distribution of x.
N = student selected does not suffer from Math
anxiety
M = student selected suffer from Math anxiety
Example 2
Example 2
Example 3

Five percent of all cars manufactured
at a large auto company are lemons.
Let x denote the number of lemons
in this sample. Write the probability
distribution of x. Draw a tree
diagram for this problem.
Mean of a Discrete Random Variable



Mean of the probability distribution (also
known as ‘expected value’)
The value that we expect to observe per
repetition, on average
If a man sells 1.6 cars per week, on
average, does is mean that he sells 1.6
cars every week?
Mean of a Discrete Random Variable

The mean of discrete random variable x is
denoted by E(x) or μ
E(x) = ΣxP(x)
Standard Deviation of a Discrete
Random Variable




Measures the spread of its probability
distribution, denoted by σ
Higher value of σ indicates that x can assume
values over a larger range about the mean
Smaller value for σ indicates that values of x are
clustered closely about the mean
Formula:
σ = √ Σx2 P(x) – μ2
Example 4

In Panda Electronics, a few defective parts
will usually go into a shipment undetected.
Let x denote the number of defective parts
in a shipment of 400. The following table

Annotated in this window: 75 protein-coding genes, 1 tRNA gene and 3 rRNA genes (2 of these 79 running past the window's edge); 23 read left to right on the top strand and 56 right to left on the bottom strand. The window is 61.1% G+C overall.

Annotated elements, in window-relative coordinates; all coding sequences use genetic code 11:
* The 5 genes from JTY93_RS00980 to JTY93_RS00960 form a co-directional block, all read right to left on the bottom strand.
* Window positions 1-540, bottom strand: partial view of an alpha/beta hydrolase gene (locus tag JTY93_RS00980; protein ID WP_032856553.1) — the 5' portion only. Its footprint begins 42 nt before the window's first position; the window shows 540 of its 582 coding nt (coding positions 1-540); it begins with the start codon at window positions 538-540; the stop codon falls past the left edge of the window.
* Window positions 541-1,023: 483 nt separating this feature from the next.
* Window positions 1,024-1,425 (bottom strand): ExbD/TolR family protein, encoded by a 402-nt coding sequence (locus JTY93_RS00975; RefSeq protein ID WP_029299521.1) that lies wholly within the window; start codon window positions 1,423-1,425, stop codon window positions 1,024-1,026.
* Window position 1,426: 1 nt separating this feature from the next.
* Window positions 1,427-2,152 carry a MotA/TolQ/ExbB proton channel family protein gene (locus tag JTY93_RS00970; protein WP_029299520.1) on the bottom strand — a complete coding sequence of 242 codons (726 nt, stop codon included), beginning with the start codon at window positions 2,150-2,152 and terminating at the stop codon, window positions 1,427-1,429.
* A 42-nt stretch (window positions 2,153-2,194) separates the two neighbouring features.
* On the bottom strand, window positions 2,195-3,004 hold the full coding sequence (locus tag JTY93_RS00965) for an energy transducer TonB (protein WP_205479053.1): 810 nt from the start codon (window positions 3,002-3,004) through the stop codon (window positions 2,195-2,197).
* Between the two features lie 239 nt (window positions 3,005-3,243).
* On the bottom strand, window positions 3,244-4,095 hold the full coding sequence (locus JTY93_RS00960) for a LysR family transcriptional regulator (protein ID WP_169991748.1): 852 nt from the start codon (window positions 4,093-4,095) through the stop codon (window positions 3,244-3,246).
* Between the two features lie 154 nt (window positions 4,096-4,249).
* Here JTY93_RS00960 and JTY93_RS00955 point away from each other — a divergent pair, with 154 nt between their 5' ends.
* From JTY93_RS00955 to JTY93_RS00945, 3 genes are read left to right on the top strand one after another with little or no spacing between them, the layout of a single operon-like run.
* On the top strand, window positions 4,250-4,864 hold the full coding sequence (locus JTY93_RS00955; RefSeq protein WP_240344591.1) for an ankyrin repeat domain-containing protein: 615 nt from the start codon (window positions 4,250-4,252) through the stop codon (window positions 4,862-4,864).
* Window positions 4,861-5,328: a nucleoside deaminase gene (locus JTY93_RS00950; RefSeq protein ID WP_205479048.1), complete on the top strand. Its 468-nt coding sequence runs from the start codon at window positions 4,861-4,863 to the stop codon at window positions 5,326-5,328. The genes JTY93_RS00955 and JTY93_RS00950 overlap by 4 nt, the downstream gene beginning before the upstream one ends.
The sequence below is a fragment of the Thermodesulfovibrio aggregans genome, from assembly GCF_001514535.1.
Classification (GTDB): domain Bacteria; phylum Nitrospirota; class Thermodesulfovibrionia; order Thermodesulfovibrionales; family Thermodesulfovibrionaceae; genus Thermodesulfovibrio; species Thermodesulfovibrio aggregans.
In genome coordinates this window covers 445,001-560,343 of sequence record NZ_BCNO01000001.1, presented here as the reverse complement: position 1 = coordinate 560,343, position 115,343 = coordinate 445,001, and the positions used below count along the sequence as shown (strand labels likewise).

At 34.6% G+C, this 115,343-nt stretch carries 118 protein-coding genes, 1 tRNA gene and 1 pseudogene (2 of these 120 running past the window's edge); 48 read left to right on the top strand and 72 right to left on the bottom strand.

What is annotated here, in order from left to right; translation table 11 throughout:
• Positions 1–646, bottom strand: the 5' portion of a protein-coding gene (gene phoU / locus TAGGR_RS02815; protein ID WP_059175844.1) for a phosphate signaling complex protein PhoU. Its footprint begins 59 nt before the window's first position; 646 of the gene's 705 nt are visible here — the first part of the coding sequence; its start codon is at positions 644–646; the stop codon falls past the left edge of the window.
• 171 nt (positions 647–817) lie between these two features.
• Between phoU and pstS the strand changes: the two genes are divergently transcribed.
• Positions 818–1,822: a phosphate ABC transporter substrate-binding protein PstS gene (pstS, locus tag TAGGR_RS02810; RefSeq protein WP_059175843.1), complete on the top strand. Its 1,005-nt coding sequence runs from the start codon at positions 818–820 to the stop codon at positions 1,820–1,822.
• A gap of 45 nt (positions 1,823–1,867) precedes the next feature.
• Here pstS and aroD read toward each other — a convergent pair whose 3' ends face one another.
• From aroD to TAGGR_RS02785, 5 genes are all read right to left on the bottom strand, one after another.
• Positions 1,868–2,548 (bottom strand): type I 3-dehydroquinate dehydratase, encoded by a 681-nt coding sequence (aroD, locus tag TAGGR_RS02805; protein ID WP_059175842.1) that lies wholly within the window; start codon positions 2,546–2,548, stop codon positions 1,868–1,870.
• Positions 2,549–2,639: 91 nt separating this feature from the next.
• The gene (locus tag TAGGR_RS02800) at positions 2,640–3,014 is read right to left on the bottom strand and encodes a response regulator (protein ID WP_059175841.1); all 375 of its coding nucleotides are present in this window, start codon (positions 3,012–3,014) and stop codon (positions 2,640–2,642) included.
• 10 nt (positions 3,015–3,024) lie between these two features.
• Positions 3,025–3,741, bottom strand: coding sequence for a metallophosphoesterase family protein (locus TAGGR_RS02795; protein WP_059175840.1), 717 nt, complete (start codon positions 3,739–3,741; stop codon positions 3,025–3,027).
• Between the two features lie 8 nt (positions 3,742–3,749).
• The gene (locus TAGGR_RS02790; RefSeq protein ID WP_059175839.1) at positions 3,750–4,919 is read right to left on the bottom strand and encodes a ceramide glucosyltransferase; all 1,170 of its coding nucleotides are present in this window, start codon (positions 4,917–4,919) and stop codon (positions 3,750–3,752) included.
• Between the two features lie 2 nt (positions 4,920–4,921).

gives the probability distribution of x.
x
0
1
2
3
4
5
P(x)
0.02
0.20
0.30
0.30
0.10
0.08
Example 4
σ = √ Σx2 P(x) – μ2
Factorials




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
8! is read 8 factorials
Value is obtained by multiplying all the
integers from that number to 1.
8x7x6x5x4x3x2x1
0! always equals to 1.
Evaluate 4!, 6!, 9!, 11!
Evaluate (12 – 4)!
Evaluate (5 – 5)!
Combinations

Gives the number of ways x elements can
be selected from n elements. Denoted
nCx

x = The number of elements
selected per selection
n = The total number of elements
The formula is given:
n!
nC x =
x!(n – x)!
Example 5

An ice cream parlor has six flavors of ice
cream. Kristen wants to buy two flavors
of ice cream. If she randomly selects two
flavors out of six, how many possible
combinations are there?
Example 6

Three members of jury will be randomly
selected from five people. How many
different combinations are possible?
Example 7
What is the probability
of a player (who plays
this lottery once) wins
if he needs to select 6
number from 1 – 49 ?
Permutations

The concept is similar to combinations but
with one major difference – order of
selection of important.
P
n x

x = The number of elements
selected per selection
n = The total number of elements
The formula is given:
n!
nP x =
(n – x)!
Example 8

A club has 20 members. They are to
select three office holders – president,
secretary and treasurer – for the next